Gaydos' counsel's decision not to object to the government's hesitant recommendation for a low end sentence was also sound strategy. Since a defendant is entitled to no more than what he bargained for in the plea agreement, United States v. Benchimol, 471 U.S. 453 (1985), asserting a government breach probably would have accomplished nothing except to risk losing the entire deal.

Counsel's decision not to object to the use of Gaydos' prior state conviction in the calculation of his criminal history category did not amount to ineffective assistance of counsel. There was no evidence that the prior conviction had been "totally stayed" or dismissed as Gaydos initially claimed. The decision not to raise the issue at sentencing avoided drawing attention to the unsubstantiated nature of Gaydos' claim. Since there was no evidence to support a claim that Gaydos' criminal history category overrepresented the seriousness of such history, his counsel's decision not to challenge the use of the prior conviction was appropriate. When evaluated in the context of the proceedings, all of counsel's actions could be considered sound trial strategy, and thus Gaydos failed to meet the first prong of the Strickland test. See United States v. Bosch, 914 F.2d 1239, 1244 (9th Cir. 1990).

III. Failure to Raise Issues Below.

Issues not raised before the trial court generally cannot be raised for the first time on appeal. United States v. Flores-Payon, 942 F.2d 556, 558 (9th Cir. 1991). We have recognized three narrow exceptions to this general rule: (1) when there are "exceptional circumstances" as to why the issue was not raised in the trial court, (2) when the issue arises while appeal is pending because of a change in the law, or (3) when the issue is purely one of law, the pertinent record has been fully developed, and the opposing party will not be prejudiced by the failure to raise the issue below. Id. "Further exception may be made when plain error has occurred and an injustice might otherwise result." Id.

Gaydos did not raise his claim that the government breached the plea agreement before the district court. We hold that none of the exceptions to the general rule apply, and Gaydos may not raise this issue for the first time on appeal.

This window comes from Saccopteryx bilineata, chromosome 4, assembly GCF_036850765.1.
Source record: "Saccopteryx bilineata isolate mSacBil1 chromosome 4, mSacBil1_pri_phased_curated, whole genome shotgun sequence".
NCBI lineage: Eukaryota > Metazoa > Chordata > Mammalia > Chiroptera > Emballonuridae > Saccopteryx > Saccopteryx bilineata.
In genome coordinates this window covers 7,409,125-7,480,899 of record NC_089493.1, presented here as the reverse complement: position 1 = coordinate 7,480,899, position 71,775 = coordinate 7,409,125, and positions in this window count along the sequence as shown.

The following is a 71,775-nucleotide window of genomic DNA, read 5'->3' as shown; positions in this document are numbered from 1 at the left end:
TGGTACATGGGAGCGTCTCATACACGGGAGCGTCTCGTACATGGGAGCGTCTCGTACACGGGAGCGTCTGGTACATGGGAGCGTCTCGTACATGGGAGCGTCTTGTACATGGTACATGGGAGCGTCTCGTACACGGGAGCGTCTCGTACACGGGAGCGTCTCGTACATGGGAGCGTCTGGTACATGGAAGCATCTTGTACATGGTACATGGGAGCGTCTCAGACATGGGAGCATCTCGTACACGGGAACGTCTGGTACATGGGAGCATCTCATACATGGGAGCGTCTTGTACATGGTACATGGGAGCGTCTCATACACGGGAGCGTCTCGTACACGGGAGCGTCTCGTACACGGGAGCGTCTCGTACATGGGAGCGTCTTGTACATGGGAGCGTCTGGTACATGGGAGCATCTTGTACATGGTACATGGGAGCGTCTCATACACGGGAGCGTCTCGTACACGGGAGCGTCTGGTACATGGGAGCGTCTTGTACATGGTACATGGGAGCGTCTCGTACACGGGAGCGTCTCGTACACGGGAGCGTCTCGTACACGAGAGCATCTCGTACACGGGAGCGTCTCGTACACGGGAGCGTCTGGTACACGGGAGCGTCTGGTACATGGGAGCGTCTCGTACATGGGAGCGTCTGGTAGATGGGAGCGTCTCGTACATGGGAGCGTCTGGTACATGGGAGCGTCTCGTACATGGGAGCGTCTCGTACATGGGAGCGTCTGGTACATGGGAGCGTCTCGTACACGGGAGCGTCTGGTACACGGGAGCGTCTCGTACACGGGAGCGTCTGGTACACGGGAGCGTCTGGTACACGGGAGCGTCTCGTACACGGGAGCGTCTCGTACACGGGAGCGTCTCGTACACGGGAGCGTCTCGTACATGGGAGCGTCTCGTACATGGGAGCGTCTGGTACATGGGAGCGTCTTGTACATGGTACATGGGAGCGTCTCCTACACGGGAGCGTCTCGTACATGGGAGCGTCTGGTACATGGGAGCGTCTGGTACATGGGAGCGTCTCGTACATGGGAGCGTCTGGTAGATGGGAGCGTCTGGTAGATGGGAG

Gaydos also failed to challenge the district court's calculation of his criminal history below. The court adopted the findings of the presentence report without objection from the defense. The report explained that Gaydos' 1979 conviction was not reduced to a misdemeanor or expunged, and that defendant received one year imprisonment plus four years probation. Although his sentence was stayed "until October 27, 1979," the presentence report did not find that the conviction was "totally stayed," as required to reduce the criminal history points under Guideline § 4A1.3(a) (3). Gaydos did not challenge these findings below. Since none of the exceptions apply, he may not now raise this issue for the first time.

IV. District Court's Reasons for Sentence Given.

Gaydos asserts that the district court failed to provide adequate reasons for sentencing him in the middle of the Sentencing Guideline range rather than at the low end, as requested by the parties. We review de novo the question of whether the sentencing court failed to state its reasons for imposing a particular sentence. United States v. Upshaw, 918 F.2d 789, 792 (9th Cir. 1990), cert. denied, 113 L. Ed. 2d 266 (1991).

A district court must provide its reasons for choosing a particular sentence within the Sentencing Guidelines range if the range is wider than 24 months. 18 U.S.C. § 3553(c). The court must discuss the factors it relied on, such as "individual considerations of background, character, and conduct, as well as the systemic goals of deterrence, rehabilitation, and consistency in sentencing." Upshaw, 918 F.2d at 792. Here, the district court adopted the findings of the presentence report. The report provides sufficient reason to accept the range itself, but the court must also give reasons for a particular sentence within the range. The district judge explicitly relied on the extent of Gaydos' cooperation, the magnitude of his involvement in the crime, the substantial nature of the crime, and his past criminal history. The court's explanation of why a mid-range sentence was imposed was sufficient to meet its obligations under § 3553(c).

V. Sentence Adjustment For Other Relevant Conduct.

Gaydos claims that the district court erred by considering the over 180 kilograms of coke that the processing laboratory could or did produce as "relevant conduct" in determining the appropriate offense level under the Sentencing Guidelines. "Whether conduct extraneous to an offense of conviction is part of the same 'course of conduct' or 'common scheme or plan' as the offense of conviction so as to be considered 'relevant conduct' within the meaning of Guidelines [sic] § 1B1.3(a) (2), is reviewed for clear error." United States v. Hahn, 960 F.2d 903, 907 (9th Cir. 1992). The factual findings at issue here are not disputed by Gaydos. Instead, Gaydos claims that the conduct related to the dismissed conspiracy count may not be considered for sentencing purposes on the possession count, to which he pleaded guilty. This argument is foreclosed by this court's decision in United States v. Fine, 975 F.2d 596, 600 (9th Cir. 1992) (en banc). Thus, the offense level adjustment was proper. The conviction and sentence are